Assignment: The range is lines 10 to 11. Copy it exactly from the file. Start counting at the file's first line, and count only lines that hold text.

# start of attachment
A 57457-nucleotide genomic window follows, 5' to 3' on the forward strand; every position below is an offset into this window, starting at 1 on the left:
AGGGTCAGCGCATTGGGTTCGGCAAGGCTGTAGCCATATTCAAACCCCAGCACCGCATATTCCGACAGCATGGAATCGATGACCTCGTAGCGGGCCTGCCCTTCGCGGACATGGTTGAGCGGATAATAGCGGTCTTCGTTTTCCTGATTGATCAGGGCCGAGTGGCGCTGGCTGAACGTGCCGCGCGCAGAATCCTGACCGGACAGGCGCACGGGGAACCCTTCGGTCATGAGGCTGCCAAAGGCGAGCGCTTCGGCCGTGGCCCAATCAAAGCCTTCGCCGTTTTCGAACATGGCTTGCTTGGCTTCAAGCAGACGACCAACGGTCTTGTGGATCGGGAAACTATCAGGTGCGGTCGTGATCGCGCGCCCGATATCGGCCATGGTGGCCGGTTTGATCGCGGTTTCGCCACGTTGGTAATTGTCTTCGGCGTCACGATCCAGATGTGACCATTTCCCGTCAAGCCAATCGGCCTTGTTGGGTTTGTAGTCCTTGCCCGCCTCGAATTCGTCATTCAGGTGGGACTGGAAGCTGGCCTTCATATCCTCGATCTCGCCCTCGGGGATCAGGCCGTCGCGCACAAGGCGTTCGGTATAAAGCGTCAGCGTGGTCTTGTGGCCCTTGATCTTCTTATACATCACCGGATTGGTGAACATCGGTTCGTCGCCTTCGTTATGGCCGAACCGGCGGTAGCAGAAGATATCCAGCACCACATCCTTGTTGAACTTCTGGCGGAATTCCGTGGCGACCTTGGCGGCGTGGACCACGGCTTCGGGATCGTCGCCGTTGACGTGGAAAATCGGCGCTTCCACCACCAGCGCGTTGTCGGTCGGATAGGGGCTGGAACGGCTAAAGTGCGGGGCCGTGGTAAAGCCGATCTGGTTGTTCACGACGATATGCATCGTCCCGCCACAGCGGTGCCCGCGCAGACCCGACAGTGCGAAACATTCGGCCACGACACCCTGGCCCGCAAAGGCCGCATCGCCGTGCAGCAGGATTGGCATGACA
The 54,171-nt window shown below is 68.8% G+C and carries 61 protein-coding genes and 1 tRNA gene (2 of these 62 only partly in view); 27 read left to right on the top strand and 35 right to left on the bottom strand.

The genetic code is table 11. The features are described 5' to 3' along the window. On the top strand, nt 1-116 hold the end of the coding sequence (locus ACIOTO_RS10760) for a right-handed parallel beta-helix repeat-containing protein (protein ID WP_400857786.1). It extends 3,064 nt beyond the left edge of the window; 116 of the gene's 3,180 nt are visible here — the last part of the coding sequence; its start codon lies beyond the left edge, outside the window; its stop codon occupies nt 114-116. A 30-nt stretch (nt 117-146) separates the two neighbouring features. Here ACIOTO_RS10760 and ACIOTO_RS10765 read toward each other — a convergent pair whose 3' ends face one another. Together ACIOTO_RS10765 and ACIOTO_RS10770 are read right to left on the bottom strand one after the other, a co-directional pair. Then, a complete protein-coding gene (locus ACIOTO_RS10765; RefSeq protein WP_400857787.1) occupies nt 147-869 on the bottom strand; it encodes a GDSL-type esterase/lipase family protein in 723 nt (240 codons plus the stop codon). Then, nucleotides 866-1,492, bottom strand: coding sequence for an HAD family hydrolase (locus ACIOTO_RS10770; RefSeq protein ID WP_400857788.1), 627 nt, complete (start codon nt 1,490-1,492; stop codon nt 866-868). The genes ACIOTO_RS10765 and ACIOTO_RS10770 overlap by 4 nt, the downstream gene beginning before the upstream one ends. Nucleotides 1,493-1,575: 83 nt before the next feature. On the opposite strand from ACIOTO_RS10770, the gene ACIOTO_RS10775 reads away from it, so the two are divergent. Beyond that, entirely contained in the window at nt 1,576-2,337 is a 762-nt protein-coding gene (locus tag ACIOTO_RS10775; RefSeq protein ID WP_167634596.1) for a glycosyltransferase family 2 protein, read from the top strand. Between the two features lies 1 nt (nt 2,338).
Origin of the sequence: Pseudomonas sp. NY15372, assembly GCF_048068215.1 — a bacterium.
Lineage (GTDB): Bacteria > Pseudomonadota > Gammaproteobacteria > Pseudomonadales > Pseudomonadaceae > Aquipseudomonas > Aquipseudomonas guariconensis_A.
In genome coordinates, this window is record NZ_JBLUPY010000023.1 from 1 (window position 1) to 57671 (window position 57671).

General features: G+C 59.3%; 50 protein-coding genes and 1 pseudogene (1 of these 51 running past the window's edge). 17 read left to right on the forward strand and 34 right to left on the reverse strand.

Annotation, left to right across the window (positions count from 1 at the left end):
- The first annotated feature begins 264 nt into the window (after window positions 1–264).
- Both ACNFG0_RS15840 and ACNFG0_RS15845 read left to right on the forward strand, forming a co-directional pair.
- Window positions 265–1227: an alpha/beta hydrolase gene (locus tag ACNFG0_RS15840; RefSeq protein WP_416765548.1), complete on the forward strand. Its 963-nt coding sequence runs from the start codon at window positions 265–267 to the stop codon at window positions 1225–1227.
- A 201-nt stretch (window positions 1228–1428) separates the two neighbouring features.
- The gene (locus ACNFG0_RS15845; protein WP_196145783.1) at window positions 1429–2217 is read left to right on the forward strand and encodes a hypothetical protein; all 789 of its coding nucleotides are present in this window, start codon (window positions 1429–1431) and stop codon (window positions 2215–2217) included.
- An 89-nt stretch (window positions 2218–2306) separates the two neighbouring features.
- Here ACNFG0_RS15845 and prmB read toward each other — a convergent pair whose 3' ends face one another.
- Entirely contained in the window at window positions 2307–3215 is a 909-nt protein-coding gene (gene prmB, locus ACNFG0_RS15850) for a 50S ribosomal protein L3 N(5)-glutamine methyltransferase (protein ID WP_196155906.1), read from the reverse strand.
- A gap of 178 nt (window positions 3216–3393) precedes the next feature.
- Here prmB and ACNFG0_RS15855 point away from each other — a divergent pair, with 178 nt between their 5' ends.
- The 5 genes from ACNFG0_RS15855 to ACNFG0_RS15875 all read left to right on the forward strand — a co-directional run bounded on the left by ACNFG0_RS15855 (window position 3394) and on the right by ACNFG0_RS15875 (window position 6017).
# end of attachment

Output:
- The first annotated feature begins 264 nt into the window (after window positions 1–264).
- Both ACNFG0_RS15840 and ACNFG0_RS15845 read left to right on the forward strand, forming a co-directional pair.